pancreatic zymogens into their active forms. Image
from S.I. Fox Human Physiology, 8th ed. McGraw Hill

two major sources: membrane bound enzymes


on the brush-border of the intestinal mucosa, and
enzymes secreted into the small intestine from
the pancreas. The pancreatic enzymes, along
with bicarbonate salts, are components of
pancreatic juice which is secreted primarily
when food enters the small intestine through the
pyloric sphincter. Chemicals in the chyme
induce cells in the small intestine to secrete the
hormones secretin, which stimulates water and
bicarbonate secretion in the pancreas, and
cholecystokinin (CCK), which stimulates
enzyme secretion in the pancreas.
These
hormones, in turn, cause the pancreas to release
pancreatic juice through the duodenal papilla
(Fig 11.4). A number of different proteases are
found within pancreatic juice, but most are
released as zymogens (inactive enzymes).
Enzymes in the brush-border activate these
zymogens (Fig 11.5), which ultimately digest
the polypeptides into a combination of free
amino acids, dipeptides, and tripeptides that are
absorbed by the intestinal epithelium.

Chemical Digestion of Fat

Fig 11.4. The pancreas, gall bladder, and duodenum.


Image from http://www.ucpancreas.org/pancreas.htm

Lipids (principally triglycerides, or fat) are a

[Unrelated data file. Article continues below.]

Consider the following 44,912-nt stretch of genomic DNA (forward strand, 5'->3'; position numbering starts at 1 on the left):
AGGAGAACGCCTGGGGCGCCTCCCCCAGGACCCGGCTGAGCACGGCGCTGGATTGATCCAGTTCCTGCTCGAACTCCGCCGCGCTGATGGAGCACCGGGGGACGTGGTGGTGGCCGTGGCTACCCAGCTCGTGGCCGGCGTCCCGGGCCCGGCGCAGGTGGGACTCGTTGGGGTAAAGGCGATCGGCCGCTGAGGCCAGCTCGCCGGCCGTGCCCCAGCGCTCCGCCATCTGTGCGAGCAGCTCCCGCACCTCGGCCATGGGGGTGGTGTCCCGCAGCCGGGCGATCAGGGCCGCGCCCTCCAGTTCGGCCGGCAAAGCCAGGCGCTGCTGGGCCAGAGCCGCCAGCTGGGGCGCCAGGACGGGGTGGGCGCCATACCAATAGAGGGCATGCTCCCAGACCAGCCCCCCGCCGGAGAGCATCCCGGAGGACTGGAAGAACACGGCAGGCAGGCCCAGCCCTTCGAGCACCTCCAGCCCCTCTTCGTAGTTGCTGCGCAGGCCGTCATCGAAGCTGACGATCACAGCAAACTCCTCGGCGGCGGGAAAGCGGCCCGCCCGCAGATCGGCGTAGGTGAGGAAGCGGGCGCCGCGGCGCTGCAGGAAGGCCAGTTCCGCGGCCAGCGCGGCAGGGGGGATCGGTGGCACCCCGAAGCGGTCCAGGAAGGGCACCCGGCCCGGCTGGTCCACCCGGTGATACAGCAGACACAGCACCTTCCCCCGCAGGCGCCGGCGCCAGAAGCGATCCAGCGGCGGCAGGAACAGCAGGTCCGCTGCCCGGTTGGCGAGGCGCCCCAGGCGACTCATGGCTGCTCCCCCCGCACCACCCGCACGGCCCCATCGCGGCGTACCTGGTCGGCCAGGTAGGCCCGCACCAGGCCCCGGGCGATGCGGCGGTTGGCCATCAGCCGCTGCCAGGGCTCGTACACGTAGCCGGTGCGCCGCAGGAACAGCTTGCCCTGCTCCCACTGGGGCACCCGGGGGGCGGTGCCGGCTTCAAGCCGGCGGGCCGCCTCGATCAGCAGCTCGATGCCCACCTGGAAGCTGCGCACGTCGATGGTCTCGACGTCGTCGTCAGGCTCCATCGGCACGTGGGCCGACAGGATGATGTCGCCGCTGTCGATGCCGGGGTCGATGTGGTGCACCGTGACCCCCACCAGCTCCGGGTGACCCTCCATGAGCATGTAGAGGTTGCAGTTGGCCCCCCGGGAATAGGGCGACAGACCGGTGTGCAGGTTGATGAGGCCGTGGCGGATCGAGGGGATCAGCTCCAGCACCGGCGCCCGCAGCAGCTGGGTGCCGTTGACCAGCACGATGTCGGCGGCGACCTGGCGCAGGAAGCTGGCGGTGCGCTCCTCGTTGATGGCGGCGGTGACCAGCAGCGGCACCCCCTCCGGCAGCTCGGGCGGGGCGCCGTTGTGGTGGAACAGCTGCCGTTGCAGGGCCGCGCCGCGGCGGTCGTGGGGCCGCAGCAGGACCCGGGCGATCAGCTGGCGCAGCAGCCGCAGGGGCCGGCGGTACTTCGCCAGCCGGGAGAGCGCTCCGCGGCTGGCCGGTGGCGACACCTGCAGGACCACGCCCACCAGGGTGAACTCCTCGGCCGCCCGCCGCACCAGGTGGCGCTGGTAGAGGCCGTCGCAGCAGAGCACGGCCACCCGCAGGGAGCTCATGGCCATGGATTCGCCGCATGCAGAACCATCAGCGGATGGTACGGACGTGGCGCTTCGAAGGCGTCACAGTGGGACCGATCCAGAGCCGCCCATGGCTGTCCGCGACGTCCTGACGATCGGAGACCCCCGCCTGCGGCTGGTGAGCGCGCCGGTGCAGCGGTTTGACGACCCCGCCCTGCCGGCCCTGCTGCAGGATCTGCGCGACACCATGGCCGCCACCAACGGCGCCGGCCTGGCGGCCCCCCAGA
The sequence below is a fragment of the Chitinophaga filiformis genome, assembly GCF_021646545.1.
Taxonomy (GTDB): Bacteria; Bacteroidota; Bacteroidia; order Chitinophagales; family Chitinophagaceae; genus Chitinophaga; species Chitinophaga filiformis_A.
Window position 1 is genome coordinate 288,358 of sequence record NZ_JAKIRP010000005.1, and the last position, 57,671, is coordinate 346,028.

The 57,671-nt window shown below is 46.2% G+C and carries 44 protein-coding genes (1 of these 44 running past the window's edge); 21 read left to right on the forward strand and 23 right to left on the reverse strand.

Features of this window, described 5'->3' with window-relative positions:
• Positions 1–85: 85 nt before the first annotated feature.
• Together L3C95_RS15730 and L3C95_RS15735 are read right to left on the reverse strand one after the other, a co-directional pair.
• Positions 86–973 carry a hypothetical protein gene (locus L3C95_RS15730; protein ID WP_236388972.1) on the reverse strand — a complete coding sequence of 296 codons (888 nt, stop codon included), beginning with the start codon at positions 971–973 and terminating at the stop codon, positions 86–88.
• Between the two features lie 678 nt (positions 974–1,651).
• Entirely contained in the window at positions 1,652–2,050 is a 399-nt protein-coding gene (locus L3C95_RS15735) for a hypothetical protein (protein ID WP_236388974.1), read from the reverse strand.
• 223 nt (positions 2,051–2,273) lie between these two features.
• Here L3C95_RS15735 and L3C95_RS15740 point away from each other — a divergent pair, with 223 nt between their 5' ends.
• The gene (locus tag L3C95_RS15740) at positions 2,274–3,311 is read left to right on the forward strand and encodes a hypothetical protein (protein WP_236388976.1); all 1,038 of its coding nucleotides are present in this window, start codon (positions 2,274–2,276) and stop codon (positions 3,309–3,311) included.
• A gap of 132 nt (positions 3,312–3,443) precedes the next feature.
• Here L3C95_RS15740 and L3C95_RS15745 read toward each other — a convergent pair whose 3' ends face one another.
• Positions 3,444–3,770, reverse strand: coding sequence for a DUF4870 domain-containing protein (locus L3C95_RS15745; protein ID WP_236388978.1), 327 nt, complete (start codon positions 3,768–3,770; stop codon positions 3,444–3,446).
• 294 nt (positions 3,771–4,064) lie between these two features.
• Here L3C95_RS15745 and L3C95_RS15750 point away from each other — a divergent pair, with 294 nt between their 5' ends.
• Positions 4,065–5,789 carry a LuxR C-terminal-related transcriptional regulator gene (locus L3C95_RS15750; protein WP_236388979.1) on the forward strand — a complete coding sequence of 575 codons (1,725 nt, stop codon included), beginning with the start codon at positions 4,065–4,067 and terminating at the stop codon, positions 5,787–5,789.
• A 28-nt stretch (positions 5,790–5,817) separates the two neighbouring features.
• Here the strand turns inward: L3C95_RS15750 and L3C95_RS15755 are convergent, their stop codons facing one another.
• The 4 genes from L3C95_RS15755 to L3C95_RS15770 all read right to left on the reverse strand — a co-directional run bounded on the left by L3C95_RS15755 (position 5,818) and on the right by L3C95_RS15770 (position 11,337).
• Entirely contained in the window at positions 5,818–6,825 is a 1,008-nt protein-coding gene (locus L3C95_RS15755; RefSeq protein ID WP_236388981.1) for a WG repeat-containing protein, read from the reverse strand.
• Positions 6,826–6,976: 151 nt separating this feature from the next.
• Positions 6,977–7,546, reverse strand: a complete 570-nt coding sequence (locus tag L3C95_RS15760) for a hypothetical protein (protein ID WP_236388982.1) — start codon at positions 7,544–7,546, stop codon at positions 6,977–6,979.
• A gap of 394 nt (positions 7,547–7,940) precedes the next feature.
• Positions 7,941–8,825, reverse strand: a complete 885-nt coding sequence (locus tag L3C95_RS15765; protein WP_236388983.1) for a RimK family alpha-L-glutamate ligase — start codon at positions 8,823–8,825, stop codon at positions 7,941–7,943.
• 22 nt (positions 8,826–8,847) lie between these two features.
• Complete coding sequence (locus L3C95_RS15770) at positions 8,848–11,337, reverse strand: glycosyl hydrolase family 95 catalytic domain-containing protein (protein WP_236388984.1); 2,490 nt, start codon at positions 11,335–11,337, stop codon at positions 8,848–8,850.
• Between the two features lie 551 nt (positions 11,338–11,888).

particularly challenging group of biomolecules
to digest chemically. This is because fats, being

Lab #12: Digestive Physiology


p.3

hydrophobic, tend to aggregate in large droplets


within the fluid of the digestive tract,
minimizing the surface area of contact between
the fat and the surrounding water. Since the
digestive enzymes are water soluble, they can
only come into contact with and digest those
triglyceride molecules at the surface of the
droplets. Thus, for fat digestion to be efficient,
these large droplets must be broken into much
smaller droplets and held in these smaller
droplets in order to increase surface area and
enable fat-digesting enzymes (lipases) adequate
contact with their substrate.
Although there is a gastric lipase secreted in
the stomach that causes a small amount of fat
digestion, and infants produce a salivary lipase,
almost all of the digestion of fat takes place in
the small intestine. Like protein digestion, fat
digestion is achieved through the activity of both
pancreatic and intestinal brush border lipases.
However, efficient fat digestion also involves
the secretion of bile from the liver and gall
bladder. Bile contains a mixture of bilirubin
(formed from the heme units of dead and
digested
erythrocytes),
cholesterol,
phospholipids, inorganic ions, phospholipids,
and negatively charged cholesterol derivatives
called bile salts. Secretion of bile into the small
intestine is triggered by CCK (the same hormone
that induces pancreatic enzyme secretion). The